Robert decided to look at species that are very sensitive to changes in the salt marsh. When these sensitive species are present, they indicate the marsh is healthy. When these species are no longer found in the salt marsh, there might be something wrong. The Saltmarsh Sparrow is one of the few bird species that builds its nests in the salt marsh, and is totally dependent on this habitat. Saltmarsh Sparrows rely completely on salt marshes for feeding and nesting, and therefore their numbers are expected to decline as sea levels rise and they lose nesting sites. Robert heard that scientists studying Connecticut marshes reported the nests of these sparrows have been flooded in recent years. He wanted to know if the sparrows in Massachusetts were also losing their nests because of high sea levels.

For the past two decades Robert has kept track of salt marsh breeding birds at Plum Island Sound. In his surveys since 2006, Robert counted the number of Saltmarsh Sparrows in a given area. He did these surveys in June when birds are most likely to be breeding. He used the “point count” method – standing at a center point he measured out a 100 meter circle around him. Then, for 10 minutes, he counted how many and what kinds of birds he saw or heard within and just outside the circle. Each year he set up six count circles and performed counts three times in June each year at each circle. Robert also used sea level data from Boston Harbor that he can relate to the data from his bird surveys. He predicted that sea levels would be rising in Plum Island Sound and Saltmarsh Sparrow populations would be falling over time.

Featured scientist: Robert Buchsbaum from Mass Audubon. Written by: Wendy Castagna, Daniel Gesin, Mike McCarthy, and Laura Johnson

Flesch–Kincaid Reading Grade Level = 9.5

Saltmarsh-Sparrow-104-crAdditional teacher resources related to this Data Nugget include:

coordinates

station locations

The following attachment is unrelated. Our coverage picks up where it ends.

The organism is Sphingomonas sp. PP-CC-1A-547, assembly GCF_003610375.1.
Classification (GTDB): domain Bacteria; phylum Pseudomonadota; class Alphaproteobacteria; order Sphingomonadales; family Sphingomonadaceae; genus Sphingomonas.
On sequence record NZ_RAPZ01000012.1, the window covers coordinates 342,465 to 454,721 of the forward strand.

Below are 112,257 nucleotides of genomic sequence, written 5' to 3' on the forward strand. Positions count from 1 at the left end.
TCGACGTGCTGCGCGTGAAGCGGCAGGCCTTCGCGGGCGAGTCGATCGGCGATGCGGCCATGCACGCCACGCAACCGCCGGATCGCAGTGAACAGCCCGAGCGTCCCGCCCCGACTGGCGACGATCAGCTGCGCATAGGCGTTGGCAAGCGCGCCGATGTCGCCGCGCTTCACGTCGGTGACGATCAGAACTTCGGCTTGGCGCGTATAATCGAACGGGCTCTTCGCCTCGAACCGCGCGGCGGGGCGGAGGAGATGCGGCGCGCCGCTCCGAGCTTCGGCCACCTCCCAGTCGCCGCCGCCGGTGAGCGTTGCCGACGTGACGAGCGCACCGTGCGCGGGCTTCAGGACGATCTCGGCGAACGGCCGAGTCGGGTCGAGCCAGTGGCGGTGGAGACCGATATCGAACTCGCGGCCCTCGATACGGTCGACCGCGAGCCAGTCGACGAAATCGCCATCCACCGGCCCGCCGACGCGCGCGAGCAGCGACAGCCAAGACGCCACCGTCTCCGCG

What do trees know about rain?

A cypress pine, or Callitris columellaris. This species is able to survive in Australia’s dry climates.

A cypress pine, or Callitris columellaris. This species is able to survive in Australia’s dry climates.

The activities are as follows:

Did you know that Australia is the driest inhabited continent in the world? Because it is so dry, we need to be able to predict how often and how much rain will fall. Predictions about future droughts help farmers care for their crops, cities plan their water use, and scientists better understand how ecosystems will change. The typical climate of arid northwest Australia consists of long drought periods with a few very wet years sprinkled in. Scientists predict that climate change will cause these cycles to become more extreme – droughts will become longer and periods of rain will become wetter. When variability is the norm, how can scientists tell if the climate is changing and droughts and rain events today are more intense than what we’ve seen in the past?

To make rainfall predictions for the future, scientists need data on past rainfall. However, humans have only recorded rainfall in Australia for the past 100 years. Because climate changes slowly and goes through long-term cycles, scientists need very long term datasets of rainfall.

Scientist Alison coring a cypress pine

Scientist Alison coring a cypress pine